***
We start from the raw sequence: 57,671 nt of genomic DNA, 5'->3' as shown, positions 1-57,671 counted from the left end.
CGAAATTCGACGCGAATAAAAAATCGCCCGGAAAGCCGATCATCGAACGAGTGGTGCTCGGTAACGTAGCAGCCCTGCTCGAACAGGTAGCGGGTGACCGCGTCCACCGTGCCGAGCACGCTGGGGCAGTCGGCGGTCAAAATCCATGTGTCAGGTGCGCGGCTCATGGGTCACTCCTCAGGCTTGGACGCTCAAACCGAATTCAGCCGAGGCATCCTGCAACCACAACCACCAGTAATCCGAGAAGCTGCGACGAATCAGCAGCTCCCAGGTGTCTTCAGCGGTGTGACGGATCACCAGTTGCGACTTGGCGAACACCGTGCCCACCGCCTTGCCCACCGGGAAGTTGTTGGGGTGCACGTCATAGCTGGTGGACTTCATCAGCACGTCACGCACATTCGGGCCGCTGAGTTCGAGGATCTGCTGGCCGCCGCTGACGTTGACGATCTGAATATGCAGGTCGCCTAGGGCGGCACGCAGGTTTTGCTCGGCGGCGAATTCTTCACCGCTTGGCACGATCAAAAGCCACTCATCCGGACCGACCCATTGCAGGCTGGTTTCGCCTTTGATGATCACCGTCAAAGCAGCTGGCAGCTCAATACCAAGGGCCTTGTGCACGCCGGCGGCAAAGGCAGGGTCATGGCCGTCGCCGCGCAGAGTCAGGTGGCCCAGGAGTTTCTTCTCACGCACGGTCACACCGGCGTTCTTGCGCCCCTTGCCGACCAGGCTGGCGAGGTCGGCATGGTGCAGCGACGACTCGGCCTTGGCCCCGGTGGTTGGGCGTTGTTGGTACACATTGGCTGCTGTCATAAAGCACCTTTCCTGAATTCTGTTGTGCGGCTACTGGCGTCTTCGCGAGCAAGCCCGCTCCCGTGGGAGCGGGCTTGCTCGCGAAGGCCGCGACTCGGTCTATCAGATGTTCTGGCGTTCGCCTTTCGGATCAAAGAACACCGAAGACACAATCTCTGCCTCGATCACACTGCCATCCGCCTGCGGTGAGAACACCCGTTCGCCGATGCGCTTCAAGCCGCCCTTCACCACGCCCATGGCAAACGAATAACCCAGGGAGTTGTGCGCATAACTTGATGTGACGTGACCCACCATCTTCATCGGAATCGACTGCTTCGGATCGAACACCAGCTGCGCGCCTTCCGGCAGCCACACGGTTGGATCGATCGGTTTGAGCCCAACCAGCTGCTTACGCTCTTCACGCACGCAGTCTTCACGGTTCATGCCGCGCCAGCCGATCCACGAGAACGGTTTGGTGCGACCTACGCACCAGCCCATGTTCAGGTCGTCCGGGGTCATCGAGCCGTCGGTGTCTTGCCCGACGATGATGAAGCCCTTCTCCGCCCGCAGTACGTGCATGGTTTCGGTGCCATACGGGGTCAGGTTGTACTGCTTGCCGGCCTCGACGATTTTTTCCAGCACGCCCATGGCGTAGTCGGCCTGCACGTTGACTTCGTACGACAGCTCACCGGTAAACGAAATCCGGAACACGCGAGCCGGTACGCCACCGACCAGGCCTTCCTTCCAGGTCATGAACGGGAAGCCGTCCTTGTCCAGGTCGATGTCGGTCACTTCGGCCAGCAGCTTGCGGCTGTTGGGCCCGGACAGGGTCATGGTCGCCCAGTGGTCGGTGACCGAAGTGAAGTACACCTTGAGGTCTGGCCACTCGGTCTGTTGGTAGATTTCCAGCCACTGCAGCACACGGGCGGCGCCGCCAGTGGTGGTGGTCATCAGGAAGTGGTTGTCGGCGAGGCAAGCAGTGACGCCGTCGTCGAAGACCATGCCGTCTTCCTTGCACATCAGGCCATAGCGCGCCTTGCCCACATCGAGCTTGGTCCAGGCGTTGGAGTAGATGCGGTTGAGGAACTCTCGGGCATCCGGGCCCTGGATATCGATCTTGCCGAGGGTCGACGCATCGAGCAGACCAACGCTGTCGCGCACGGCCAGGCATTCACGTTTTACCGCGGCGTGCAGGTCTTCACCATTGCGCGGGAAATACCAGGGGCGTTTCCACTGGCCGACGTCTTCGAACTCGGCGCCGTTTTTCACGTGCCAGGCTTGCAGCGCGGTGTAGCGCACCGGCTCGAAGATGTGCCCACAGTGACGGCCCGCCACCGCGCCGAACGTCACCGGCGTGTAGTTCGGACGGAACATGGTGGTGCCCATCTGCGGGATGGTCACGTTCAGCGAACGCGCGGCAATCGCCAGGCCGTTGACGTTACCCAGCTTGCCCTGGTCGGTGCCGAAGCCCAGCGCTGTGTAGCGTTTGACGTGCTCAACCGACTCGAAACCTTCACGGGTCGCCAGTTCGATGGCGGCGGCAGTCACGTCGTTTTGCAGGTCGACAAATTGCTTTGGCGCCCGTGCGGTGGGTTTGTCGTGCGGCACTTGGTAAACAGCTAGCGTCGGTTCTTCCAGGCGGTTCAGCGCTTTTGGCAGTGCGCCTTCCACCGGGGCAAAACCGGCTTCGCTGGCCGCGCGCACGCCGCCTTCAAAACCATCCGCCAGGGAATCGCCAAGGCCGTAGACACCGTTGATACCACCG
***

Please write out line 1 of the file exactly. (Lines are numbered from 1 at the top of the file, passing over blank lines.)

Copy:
We start from the raw sequence: 57,671 nt of genomic DNA, 5'->3' as shown, positions 1-57,671 counted from the left end.